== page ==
Installing from a source distribution is different from installing a binary distribution. Since you will be building the software from source code, you will need a full set of tools, including:
tar or GNU tar
An ANSI C++ compiler: GNU gcc 2.95.2 (or higher) is recommended; egcs 1.0.2/egcs 2.91.66, SGI C++, and SunPro C++ are known to work (for the Mac OS X, gcc is part of the OS X Developers Tools at http://www.apple.com/developer)
make (GNU make is recommended)
Compiling from source is an intricate process with many possible variations depending upon your operating system, your desired configuration, your toolset, etc. As a result, we provide an overview of the process to get you started. However, we assume that you are experienced with building software from source. If you encounter problems building or installing MySQL, please refer to the full MySQL install documentation set at http://www.mysql.com/documentation.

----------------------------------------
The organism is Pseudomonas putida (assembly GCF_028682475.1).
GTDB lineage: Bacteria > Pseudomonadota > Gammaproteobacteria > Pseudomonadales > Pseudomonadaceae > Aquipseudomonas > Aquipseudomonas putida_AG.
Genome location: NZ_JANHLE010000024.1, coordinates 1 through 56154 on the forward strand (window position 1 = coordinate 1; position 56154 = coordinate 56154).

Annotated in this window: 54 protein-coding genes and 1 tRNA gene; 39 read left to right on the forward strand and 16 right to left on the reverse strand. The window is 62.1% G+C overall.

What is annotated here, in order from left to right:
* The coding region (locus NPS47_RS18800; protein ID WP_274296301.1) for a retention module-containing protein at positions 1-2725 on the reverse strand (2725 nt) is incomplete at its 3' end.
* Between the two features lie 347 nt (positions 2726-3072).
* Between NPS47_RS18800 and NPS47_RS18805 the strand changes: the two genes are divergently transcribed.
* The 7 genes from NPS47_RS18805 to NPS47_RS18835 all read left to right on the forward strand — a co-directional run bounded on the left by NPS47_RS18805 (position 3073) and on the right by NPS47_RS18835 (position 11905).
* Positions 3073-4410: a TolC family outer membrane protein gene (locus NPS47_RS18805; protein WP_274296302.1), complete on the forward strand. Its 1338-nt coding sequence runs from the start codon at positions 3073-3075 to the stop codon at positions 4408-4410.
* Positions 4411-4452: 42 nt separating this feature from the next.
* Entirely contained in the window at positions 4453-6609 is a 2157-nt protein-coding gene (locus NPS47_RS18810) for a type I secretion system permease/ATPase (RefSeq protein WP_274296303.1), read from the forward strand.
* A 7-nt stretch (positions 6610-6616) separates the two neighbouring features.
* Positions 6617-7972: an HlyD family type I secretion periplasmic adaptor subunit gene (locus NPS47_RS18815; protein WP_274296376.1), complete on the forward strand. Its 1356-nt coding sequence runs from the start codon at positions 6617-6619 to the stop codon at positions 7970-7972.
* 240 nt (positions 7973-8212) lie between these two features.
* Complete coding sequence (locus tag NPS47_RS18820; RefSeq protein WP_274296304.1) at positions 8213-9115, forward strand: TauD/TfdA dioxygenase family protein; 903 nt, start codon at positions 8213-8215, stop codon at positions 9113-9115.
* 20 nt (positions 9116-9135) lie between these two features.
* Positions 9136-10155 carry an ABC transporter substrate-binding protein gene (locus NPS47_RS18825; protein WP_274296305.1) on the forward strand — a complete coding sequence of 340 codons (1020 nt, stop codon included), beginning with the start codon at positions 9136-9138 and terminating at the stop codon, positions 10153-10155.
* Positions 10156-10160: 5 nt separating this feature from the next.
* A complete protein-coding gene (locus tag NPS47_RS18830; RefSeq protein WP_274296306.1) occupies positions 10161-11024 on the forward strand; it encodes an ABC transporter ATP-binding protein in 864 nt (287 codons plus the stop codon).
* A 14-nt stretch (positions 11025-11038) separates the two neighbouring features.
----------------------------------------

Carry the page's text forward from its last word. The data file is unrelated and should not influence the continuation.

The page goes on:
The source distributions are named using the following convention: mysql- version. tar.gz. There is no special MySQL-Max version of the MySQL source, because all versions are compiled from the same code base.
For our example, assume that mysql-3.23.40.tar.gz has been downloaded to /tmp.
As with the binary install, the first step is to create a user who will run the MySQL server:
su - root$
groupadd mysql$ useradd -g mysql mysql
In your filesystem, move to the location where you would like to unpack the source. Unpack the bundle: ...